scanner uses a near-infrared light to measure blood alcohol content in the skin through contact with an optical
pad. The system can also be used to determine the identity of the user. The TruTouch is not yet certified in the
UK. Visit www.AlcoDigital.co.uk.
2012 Record Wine Sales in United States According to The Financial ( www.finchannel.com,
April 8, 2013), wines sales in the U.S. from all U.S. states and foreign countries increased 2% from the
previous year to a new record of 360.1 million 9-liter cases with an estimated retail value of $34.6 billion.
California wine accounted for 58% of the sales. California wine shipments to all markets in the U.S. and
abroad reached 250.2 million cases. It is predicted that wine consumption in the U.S. will continue to increase
over the next decade. Chardonnay is still the most popular varietal (21% share of volume), followed by
Cabernet Sauvignon, Merlot and Pinot Gris in that order.
Direct-to-Consumer Wine Shipments The 2013 Wines & Vines and Ship Compliant Direct
Shipping Report found that the value of direct-to-consumer shipments from American wineries increased to
$1.46 billion in 2012, and was greater than the total value of U.S. wine exports. The 10% increase in sales of
direct-shipped wines continues the sales channel’s history of outpacing the growth of overall wine sales in the
U.S.. More than 2.17 million 9-liter cases of wine were shipped direct to American consumers in 2012, a 7.7%
increase over the year before. The 2013 Direct Shipping report is available free for downloading by visiting
Non-Sulfured Wines May Become Available According to The Drinks Business (April 16, 2013),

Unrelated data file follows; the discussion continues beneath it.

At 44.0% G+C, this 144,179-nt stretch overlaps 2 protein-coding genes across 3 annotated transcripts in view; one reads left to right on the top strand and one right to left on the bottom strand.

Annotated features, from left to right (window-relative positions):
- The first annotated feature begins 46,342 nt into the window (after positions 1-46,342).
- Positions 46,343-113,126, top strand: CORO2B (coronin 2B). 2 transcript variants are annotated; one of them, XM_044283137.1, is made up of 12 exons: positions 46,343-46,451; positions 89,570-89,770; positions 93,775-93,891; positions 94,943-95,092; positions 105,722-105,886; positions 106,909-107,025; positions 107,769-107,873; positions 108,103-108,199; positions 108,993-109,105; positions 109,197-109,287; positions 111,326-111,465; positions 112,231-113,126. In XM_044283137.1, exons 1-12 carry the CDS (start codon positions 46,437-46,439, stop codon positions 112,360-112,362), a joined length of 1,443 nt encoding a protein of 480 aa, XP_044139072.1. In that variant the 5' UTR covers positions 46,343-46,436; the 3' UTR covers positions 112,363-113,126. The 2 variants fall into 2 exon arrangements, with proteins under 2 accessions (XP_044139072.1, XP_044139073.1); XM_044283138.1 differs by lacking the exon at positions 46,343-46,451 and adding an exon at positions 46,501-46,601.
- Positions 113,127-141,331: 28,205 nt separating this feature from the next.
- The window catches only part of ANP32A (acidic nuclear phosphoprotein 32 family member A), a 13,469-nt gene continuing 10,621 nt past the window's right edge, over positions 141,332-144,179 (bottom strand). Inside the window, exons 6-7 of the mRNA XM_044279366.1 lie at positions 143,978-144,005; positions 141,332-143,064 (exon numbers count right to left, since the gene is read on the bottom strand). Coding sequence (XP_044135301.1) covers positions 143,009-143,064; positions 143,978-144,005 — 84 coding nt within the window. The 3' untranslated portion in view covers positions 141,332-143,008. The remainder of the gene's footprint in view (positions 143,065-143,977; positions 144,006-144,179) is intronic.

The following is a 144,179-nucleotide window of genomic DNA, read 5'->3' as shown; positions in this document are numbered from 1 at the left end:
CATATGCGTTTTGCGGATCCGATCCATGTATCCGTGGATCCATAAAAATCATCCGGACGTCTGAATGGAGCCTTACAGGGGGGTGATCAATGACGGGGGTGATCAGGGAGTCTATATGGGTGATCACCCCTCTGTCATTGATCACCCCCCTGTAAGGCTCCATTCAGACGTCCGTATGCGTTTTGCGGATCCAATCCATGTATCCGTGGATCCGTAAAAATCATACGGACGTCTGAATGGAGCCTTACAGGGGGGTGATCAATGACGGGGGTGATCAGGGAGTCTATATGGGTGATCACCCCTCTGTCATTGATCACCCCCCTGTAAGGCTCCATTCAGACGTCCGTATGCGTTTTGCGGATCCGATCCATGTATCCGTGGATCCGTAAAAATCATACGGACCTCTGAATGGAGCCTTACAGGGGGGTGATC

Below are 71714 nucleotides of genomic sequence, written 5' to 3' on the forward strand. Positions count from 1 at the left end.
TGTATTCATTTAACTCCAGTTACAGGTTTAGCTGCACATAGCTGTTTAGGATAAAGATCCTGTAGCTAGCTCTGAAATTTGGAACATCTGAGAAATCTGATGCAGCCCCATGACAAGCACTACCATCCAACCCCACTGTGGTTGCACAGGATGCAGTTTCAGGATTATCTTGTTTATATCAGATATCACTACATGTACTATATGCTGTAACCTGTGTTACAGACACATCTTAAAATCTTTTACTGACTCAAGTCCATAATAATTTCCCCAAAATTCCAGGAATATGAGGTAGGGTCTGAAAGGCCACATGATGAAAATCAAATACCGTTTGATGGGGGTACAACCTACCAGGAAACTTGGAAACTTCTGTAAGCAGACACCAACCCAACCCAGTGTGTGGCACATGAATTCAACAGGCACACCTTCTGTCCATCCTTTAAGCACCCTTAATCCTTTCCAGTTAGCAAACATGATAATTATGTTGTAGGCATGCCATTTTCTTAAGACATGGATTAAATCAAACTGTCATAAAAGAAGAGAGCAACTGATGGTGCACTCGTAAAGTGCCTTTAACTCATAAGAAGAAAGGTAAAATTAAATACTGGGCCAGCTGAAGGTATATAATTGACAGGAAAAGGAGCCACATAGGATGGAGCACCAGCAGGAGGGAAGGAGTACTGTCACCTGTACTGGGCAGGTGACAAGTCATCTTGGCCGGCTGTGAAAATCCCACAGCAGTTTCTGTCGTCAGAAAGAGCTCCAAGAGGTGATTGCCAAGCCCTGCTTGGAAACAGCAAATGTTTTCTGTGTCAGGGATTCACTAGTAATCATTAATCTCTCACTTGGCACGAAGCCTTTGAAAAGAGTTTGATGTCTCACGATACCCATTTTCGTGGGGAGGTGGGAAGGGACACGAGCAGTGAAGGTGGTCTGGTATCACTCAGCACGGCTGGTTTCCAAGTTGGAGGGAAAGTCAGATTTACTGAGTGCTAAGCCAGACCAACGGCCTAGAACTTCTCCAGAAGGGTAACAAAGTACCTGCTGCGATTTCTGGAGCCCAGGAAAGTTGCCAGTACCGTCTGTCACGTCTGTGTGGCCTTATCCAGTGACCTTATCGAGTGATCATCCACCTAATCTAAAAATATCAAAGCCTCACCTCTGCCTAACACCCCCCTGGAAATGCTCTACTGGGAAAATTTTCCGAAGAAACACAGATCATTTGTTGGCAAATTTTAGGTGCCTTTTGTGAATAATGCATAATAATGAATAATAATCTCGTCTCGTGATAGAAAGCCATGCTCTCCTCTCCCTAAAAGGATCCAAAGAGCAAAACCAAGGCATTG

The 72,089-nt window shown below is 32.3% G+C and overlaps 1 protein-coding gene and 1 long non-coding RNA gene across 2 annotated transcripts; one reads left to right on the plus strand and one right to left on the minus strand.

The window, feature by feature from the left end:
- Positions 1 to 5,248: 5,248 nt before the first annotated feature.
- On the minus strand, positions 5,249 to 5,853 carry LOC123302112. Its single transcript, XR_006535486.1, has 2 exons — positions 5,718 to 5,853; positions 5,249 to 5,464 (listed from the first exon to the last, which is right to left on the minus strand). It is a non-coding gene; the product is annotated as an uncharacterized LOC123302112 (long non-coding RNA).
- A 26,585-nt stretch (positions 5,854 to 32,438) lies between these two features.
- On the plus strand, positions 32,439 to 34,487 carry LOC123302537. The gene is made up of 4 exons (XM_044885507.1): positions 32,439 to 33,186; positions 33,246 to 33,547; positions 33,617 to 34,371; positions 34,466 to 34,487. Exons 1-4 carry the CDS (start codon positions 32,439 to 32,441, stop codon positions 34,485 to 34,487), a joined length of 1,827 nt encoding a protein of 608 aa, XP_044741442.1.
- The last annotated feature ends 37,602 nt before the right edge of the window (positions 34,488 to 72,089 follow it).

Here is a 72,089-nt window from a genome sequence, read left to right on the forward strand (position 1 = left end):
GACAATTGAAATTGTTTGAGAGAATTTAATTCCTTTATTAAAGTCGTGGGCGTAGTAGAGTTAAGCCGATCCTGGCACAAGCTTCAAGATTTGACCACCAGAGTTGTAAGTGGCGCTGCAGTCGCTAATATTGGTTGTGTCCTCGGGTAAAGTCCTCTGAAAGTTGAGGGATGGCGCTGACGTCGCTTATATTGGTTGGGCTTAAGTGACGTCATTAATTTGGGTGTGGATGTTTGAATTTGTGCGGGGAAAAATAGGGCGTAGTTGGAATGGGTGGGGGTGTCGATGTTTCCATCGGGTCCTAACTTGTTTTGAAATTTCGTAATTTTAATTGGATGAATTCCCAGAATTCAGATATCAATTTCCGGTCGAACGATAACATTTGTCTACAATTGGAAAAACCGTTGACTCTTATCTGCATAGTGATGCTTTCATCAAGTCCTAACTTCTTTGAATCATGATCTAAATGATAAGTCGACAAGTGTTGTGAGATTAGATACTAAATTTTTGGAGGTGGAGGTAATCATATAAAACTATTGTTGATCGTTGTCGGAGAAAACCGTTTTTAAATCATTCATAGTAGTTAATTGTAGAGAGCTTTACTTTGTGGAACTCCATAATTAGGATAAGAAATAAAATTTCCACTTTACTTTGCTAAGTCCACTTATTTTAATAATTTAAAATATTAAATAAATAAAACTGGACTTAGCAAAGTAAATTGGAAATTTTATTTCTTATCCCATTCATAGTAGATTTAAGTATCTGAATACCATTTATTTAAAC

a company in Italy, Integrapes, is testing an antioxidant and antibacterial preservative derived from grape pips
that it believes is as effective as sulfur. In addition, the wine is said to retain more of wine’s natural aromas,
particularly the delicate floral aromas that sulfur can obscure. The compound is derived from the polyphenols
found in grape seeds and the resulting solution is then added to the must and wine at various stages of the
winemaking process. Essentially, one liter of the preservative is added to every 20 hectoliters of wine at the
end of alcoholic and then malolactic fermentation and then before bottling. The resulting wine supposedly has
the potential to age, unlike non-sulfured “natural” wines (the company producing the preservative has followed
wines for seven years). The product has been endorsed by Italy’s leading wine writer, Luca Maroni, who is
collaborating in the testing.
Why Indicate pH & TA in PinotFile Wine Reviews? You won’t see these figures in reviews
from any other wine publication, but I believe this is just as relevant as the alcohol percentage or barrel aging
regimen. It gives the consumer some valuable additional information that can be used as an adjunct to making
choices about which wines to drink. Thanks to Dan Goldfield’s Dutton Goldfield Newsletter and Gary Farrell in
his Alysian Wines Newsletter for the following explanations. Acidity is a measure of the breakdown of products
of water in solution. In other words, a small amount of water is broken down to H+ (hydrogen without its
electron, which is negatively charged, hence the positive charge here) and OH- (the oxygen keeps the extra
electron, thus the negative charge). H+ is the active agent of acidity so the higher the H+ concentration, the
more acidic the solution. pH is a measure of the strength of acidity. Since pH is the negative log of the H+
concentration, the lower the pH, the more acidic the solution. Pure water has a pH of 7. Blood is 7.2 and
bleach is 9. On the other end, coffee is about 5, lime juice is 2 and stomach acid is between 1 and 2. Wine
tends to fall between 3 and 4, but from pH 3 to pH 4 there is a tenfold reduction in H+ so this variation is
pH is a critical measurement during winemaking and ideally should be below 3.60 for sulfur dioxide to be
effective during the winemaking process. Lower pH juice ferments cleaner and produces more favorable flavor.